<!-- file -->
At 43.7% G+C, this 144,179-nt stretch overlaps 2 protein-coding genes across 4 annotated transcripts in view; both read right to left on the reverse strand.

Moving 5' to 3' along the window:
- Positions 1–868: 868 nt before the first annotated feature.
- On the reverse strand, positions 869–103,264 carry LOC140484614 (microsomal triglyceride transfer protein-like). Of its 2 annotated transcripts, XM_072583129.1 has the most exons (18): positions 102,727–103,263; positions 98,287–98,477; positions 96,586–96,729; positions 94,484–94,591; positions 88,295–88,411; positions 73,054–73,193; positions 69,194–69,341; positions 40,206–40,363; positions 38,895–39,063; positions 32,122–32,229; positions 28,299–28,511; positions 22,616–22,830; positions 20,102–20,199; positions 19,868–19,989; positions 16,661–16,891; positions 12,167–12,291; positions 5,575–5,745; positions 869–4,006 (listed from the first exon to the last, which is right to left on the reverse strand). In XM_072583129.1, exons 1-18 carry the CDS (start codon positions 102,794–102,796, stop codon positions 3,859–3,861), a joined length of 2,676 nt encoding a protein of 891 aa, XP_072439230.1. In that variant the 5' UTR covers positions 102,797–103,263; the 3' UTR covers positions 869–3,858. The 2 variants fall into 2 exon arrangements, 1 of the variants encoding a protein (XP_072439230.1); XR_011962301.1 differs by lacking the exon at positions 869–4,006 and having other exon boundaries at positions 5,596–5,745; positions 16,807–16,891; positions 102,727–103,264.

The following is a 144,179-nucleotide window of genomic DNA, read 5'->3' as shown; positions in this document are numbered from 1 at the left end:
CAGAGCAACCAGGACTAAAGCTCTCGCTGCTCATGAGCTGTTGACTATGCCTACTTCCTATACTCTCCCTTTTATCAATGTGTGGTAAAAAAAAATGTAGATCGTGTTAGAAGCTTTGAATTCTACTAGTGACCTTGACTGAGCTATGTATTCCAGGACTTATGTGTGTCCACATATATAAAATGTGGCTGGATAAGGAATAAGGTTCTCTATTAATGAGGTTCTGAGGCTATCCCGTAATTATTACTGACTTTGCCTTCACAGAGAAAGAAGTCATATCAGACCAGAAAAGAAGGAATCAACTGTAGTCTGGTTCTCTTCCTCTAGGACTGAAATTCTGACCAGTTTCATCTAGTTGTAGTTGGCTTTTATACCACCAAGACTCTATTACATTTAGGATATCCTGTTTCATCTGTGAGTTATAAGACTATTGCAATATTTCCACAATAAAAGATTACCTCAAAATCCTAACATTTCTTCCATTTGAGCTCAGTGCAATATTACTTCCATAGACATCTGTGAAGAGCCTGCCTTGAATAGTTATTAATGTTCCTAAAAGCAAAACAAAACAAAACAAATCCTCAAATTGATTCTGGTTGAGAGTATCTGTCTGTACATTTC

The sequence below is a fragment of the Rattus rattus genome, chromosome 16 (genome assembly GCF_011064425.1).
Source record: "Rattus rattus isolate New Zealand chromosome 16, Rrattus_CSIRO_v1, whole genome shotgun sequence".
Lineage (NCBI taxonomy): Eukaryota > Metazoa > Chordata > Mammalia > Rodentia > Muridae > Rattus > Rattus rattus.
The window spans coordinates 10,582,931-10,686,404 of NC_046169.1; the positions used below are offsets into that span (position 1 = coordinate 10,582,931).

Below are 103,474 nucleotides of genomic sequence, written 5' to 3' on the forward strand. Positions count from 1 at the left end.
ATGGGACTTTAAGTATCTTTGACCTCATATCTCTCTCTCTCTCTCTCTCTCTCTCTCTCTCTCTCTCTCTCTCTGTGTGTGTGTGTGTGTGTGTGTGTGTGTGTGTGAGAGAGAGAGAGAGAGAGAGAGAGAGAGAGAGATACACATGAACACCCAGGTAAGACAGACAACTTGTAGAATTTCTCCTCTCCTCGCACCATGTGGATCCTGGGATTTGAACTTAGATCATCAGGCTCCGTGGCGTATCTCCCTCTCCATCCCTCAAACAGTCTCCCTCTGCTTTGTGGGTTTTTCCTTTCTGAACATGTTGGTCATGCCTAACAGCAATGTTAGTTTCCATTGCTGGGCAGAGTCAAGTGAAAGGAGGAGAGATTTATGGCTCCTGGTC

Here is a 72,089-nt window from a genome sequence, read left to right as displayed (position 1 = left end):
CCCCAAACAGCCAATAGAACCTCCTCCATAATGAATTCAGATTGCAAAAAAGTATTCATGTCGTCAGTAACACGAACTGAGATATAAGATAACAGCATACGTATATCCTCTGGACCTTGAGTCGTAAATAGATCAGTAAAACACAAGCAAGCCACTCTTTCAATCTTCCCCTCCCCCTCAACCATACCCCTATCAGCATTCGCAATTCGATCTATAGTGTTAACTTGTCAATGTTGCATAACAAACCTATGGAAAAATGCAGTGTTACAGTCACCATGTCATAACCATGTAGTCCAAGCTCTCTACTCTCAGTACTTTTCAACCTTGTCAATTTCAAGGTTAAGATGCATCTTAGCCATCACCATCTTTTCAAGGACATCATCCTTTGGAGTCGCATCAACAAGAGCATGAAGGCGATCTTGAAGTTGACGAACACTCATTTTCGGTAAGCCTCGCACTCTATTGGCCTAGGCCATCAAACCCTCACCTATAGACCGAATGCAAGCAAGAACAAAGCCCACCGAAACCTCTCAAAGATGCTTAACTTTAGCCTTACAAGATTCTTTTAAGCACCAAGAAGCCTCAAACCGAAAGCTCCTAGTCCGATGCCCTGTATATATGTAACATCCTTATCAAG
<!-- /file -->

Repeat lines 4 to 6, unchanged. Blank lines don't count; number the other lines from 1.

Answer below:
- On the reverse strand, positions 869–103,264 carry LOC140484614 (microsomal triglyceride transfer protein-like). Of its 2 annotated transcripts, XM_072583129.1 has the most exons (18): positions 102,727–103,263; positions 98,287–98,477; positions 96,586–96,729; positions 94,484–94,591; positions 88,295–88,411; positions 73,054–73,193; positions 69,194–69,341; positions 40,206–40,363; positions 38,895–39,063; positions 32,122–32,229; positions 28,299–28,511; positions 22,616–22,830; positions 20,102–20,199; positions 19,868–19,989; positions 16,661–16,891; positions 12,167–12,291; positions 5,575–5,745; positions 869–4,006 (listed from the first exon to the last, which is right to left on the reverse strand). In XM_072583129.1, exons 1-18 carry the CDS (start codon positions 102,794–102,796, stop codon positions 3,859–3,861), a joined length of 2,676 nt encoding a protein of 891 aa, XP_072439230.1. In that variant the 5' UTR covers positions 102,797–103,263; the 3' UTR covers positions 869–3,858. The 2 variants fall into 2 exon arrangements, 1 of the variants encoding a protein (XP_072439230.1); XR_011962301.1 differs by lacking the exon at positions 869–4,006 and having other exon boundaries at positions 5,596–5,745; positions 16,807–16,891; positions 102,727–103,264.

The following is a 144,179-nucleotide window of genomic DNA, read 5'->3' as shown; positions in this document are numbered from 1 at the left end:
CAGAGCAACCAGGACTAAAGCTCTCGCTGCTCATGAGCTGTTGACTATGCCTACTTCCTATACTCTCCCTTTTATCAATGTGTGGTAAAAAAAAATGTAGATCGTGTTAGAAGCTTTGAATTCTACTAGTGACCTTGACTGAGCTATGTATTCCAGGACTTATGTGTGTCCACATATATAAAATGTGGCTGGATAAGGAATAAGGTTCTCTATTAATGAGGTTCTGAGGCTATCCCGTAATTATTACTGACTTTGCCTTCACAGAGAAAGAAGTCATATCAGACCAGAAAAGAAGGAATCAACTGTAGTCTGGTTCTCTTCCTCTAGGACTGAAATTCTGACCAGTTTCATCTAGTTGTAGTTGGCTTTTATACCACCAAGACTCTATTACATTTAGGATATCCTGTTTCATCTGTGAGTTATAAGACTATTGCAATATTTCCACAATAAAAGATTACCTCAAAATCCTAACATTTCTTCCATTTGAGCTCAGTGCAATATTACTTCCATAGACATCTGTGAAGAGCCTGCCTTGAATAGTTATTAATGTTCCTAAAAGCAAAACAAAACAAAACAAATCCTCAAATTGATTCTGGTTGAGAGTATCTGTCTGTACATTTC